Prior to the epidemic, the company hosted conferences in the normal and customary way on the ground, and 13% of the company's events were online. When the crisis came and the company was close due to a lack of revenue, it tried to expand the online virtual events segment, but did not have the infrastructure and expertise to significantly expand this part of their business.
Instead of being subject to the status quo, the company acquired a small Houston company called High Attendance, a virtual events company, to do it for them.
The business model and management structure of the new company have been maintained as they are and have only been renamed Banzai Virtual.
After this merger, the scale of their events has since exceeded pre-epidemic figures.
"Our events have almost doubled in size," said Joe Davy, founder and CEO of the company, in an interview with the Los Angeles Times. We were fortunate to be able to respond very quickly, because this could be a big disaster for us. If we don't do anything and we decide to wait until it's over, we're dead."
Finding a new revenue stream
One of the companies that has struggled to find a hub to withstand the epidemic and overcome its core problems is Spotify, the world leader in music streaming.
Before the epidemic, Spotify's business model relied almost entirely on free users who should listen to ads. Although the model was already showing some signs of maturity, its limits were not easily clear until the epidemic spread and advertisers cut their budgets. This model has become a problem that must be resolved.
To overcome this problem, the company followed Netflix's equations of success and provided original content in the form of a podcast. The platform saw artists and users download more than 150,000 podcasts in just one month, signed exclusive podcast deals with celebrities and began organizing playlists.
5- Adapt to the situation
If you're a clothing maker, consider switching to mask-making around the world (for hospitals, schools, regular use… Etc.), if you work in the fitness world, consider using online courses and classes, and create an online environment that can lead to success.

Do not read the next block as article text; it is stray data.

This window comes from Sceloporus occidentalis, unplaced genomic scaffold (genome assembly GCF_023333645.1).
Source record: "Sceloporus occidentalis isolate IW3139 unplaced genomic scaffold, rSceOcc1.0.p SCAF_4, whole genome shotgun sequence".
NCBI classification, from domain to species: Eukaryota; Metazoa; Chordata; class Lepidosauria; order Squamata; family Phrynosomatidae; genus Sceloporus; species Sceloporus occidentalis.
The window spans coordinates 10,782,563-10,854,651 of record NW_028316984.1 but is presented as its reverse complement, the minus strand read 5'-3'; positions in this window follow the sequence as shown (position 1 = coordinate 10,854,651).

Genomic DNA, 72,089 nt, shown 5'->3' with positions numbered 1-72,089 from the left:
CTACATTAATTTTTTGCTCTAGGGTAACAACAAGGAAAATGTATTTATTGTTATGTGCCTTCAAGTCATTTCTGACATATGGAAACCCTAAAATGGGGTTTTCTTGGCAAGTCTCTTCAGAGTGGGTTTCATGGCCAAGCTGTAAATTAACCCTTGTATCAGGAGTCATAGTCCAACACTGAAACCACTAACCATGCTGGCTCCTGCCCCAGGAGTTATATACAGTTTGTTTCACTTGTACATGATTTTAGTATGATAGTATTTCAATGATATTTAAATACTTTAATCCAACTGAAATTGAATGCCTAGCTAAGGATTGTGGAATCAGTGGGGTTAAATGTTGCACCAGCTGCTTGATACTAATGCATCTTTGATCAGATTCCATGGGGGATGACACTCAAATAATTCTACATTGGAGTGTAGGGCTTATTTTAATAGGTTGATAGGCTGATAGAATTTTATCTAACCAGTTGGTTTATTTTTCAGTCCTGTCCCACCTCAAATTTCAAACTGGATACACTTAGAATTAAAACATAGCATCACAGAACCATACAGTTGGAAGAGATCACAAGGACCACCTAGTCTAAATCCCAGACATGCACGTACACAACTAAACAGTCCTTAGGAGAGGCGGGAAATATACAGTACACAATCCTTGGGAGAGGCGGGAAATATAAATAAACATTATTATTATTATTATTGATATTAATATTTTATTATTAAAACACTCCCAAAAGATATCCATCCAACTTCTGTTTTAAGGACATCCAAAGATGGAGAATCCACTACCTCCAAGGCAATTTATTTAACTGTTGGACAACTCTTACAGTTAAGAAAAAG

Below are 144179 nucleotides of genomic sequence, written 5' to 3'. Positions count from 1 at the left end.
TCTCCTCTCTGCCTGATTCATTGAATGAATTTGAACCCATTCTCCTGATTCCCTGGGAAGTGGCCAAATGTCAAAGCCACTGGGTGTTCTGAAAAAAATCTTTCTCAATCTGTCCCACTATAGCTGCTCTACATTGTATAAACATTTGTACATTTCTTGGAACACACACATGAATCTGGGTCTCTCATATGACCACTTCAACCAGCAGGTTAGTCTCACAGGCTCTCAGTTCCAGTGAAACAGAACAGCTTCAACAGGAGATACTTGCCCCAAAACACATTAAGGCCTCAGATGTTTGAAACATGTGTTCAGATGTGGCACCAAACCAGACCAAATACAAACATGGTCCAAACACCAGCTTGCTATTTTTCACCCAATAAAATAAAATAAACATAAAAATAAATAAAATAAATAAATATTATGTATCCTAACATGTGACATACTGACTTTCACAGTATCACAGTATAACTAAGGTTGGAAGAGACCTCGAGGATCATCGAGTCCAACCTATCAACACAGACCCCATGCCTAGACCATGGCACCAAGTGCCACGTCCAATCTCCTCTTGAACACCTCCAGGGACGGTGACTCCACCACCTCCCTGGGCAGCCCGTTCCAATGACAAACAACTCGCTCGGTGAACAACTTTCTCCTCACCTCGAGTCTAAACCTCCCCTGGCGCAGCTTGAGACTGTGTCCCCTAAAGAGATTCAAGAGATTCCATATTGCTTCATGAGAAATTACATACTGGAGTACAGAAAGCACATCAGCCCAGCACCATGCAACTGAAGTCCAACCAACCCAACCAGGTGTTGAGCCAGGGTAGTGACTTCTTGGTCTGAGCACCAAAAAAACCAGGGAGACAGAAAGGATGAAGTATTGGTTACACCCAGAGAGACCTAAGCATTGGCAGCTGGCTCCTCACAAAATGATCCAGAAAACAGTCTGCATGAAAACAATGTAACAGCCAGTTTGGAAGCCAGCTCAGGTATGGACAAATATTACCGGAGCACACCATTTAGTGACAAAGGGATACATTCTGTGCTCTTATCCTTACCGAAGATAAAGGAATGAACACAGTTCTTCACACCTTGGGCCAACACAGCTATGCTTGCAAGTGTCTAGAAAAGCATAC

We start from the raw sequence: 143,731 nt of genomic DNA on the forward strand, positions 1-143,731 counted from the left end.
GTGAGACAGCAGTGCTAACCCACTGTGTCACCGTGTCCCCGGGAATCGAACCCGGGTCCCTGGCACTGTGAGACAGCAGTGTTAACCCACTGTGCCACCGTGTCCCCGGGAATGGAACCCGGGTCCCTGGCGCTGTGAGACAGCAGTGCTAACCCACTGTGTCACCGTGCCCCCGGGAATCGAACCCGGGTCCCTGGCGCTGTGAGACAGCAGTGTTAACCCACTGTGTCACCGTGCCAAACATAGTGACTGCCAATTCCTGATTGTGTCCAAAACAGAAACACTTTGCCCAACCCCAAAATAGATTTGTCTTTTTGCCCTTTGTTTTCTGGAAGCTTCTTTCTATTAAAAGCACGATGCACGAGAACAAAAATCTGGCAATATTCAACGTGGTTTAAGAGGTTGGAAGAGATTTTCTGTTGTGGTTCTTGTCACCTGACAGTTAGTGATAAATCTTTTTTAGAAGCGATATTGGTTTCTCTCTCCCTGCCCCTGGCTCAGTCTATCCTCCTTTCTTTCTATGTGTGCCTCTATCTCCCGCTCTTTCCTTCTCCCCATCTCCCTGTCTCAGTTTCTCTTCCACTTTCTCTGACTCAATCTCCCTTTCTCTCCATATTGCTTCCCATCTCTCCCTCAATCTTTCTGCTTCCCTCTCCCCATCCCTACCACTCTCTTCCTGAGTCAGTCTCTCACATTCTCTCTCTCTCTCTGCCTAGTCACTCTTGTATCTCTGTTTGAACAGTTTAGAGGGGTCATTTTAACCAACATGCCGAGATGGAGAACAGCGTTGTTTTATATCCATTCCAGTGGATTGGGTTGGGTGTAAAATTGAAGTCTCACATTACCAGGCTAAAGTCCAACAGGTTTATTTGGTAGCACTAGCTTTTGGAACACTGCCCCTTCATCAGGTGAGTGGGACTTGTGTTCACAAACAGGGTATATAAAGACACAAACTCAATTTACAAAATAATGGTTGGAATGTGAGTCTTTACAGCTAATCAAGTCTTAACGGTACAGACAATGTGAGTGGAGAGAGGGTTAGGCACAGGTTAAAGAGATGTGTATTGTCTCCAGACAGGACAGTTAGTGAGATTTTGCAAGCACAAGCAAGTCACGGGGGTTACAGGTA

Moving your business online may seem like a big challenge, but it's gone from being a new idea to something you need to do.
Not only did basic industries move online to stay afloat, but it included many handiwork that found that people were starting to use resources online, to improve many areas of their lives that they had no time to focus on before.
Switching to a digital business model is often not new, it's more acceleration than anyone expected. Fortunately, today's technological development has made it easier for your business to transform. Today there are a large number of applications, websites and online payment processors, which make the overall impact on your business a little easier to deal with.
The epidemic has shown us that the companies that are developing are really flexible companies. In the end, the purpose of using survival axes should not be to withstand more in the epidemic in the hope of returning to normal, but to take advantage of the opportunities they have created to build a more flexible model.
But the real question you have to ask yourself is: How willing is your business to make a quick adjustment in order to stay connected to today's world?